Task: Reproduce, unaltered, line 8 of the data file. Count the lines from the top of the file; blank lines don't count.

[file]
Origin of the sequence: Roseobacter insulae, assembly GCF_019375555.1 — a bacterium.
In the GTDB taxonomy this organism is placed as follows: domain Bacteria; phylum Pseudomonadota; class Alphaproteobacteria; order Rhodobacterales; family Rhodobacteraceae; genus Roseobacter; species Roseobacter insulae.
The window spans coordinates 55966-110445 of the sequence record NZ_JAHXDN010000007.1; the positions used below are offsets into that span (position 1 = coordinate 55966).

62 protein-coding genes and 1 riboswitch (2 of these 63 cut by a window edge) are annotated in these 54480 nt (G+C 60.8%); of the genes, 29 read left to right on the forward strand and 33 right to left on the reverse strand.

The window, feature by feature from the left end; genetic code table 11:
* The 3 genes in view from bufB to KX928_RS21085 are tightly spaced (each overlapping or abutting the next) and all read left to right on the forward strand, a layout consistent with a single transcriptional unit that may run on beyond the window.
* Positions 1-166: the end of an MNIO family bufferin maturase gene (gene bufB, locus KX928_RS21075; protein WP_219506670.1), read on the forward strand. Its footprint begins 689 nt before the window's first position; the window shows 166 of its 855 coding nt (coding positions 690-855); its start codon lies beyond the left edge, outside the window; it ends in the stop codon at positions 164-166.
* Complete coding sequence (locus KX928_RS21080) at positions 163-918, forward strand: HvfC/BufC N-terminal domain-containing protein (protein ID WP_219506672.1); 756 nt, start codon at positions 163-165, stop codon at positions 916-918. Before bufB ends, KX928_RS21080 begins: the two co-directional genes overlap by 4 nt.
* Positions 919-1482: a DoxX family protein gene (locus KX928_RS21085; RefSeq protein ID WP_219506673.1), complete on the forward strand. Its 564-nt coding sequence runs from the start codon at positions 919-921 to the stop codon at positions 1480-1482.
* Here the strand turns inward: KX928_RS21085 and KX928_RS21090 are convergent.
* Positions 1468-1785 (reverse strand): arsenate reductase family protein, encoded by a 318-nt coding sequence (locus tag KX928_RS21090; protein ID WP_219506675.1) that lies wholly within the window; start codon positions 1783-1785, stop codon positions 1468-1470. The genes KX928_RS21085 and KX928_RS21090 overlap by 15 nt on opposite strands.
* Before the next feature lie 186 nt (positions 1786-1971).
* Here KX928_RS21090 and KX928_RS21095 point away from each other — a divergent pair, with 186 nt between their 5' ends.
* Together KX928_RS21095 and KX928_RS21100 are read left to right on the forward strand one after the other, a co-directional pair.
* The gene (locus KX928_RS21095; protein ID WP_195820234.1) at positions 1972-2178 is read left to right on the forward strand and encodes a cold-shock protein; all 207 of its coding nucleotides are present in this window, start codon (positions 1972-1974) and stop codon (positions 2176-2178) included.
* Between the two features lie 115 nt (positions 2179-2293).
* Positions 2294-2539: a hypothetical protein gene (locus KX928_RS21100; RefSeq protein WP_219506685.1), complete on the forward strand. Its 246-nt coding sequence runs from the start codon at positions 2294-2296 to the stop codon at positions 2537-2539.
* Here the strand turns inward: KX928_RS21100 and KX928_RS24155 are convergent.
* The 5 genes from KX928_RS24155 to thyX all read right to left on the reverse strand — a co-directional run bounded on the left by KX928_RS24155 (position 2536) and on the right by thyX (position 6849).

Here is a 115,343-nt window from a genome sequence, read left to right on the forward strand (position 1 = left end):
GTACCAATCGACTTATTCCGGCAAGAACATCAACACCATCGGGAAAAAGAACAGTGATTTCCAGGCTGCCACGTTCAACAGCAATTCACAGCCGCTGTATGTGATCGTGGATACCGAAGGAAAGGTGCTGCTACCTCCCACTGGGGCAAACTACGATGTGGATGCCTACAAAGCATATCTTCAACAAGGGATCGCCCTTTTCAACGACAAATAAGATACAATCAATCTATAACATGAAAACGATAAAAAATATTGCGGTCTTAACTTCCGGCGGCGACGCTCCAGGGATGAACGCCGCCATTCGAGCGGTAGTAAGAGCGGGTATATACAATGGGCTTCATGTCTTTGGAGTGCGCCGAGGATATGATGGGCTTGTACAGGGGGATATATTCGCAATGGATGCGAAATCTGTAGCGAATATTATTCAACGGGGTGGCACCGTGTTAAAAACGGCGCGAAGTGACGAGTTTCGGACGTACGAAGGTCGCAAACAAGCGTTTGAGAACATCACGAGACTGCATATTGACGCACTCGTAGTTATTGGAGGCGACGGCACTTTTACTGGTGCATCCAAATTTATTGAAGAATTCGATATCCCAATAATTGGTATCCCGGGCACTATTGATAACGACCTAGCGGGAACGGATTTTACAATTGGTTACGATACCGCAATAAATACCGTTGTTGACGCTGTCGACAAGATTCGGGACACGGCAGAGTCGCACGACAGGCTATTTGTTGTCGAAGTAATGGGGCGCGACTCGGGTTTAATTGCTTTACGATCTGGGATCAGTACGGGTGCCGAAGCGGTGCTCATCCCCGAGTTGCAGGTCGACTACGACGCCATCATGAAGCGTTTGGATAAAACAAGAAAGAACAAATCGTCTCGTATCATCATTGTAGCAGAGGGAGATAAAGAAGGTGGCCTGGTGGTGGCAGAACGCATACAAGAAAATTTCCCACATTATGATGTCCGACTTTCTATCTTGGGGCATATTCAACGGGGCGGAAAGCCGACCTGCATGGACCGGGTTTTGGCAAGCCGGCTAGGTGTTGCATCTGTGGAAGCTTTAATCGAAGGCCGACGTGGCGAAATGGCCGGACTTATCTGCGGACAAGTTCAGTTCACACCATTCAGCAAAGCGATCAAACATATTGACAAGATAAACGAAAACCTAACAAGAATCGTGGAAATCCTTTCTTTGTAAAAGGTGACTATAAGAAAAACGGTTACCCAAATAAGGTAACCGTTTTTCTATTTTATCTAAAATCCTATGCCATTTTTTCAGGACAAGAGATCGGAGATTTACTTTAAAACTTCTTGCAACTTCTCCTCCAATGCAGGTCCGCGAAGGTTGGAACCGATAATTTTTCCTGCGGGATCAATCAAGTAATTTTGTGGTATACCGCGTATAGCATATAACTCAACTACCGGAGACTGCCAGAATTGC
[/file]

* Complete coding sequence (locus KX928_RS21080) at positions 163-918, forward strand: HvfC/BufC N-terminal domain-containing protein (protein ID WP_219506672.1); 756 nt, start codon at positions 163-165, stop codon at positions 916-918. Before bufB ends, KX928_RS21080 begins: the two co-directional genes overlap by 4 nt.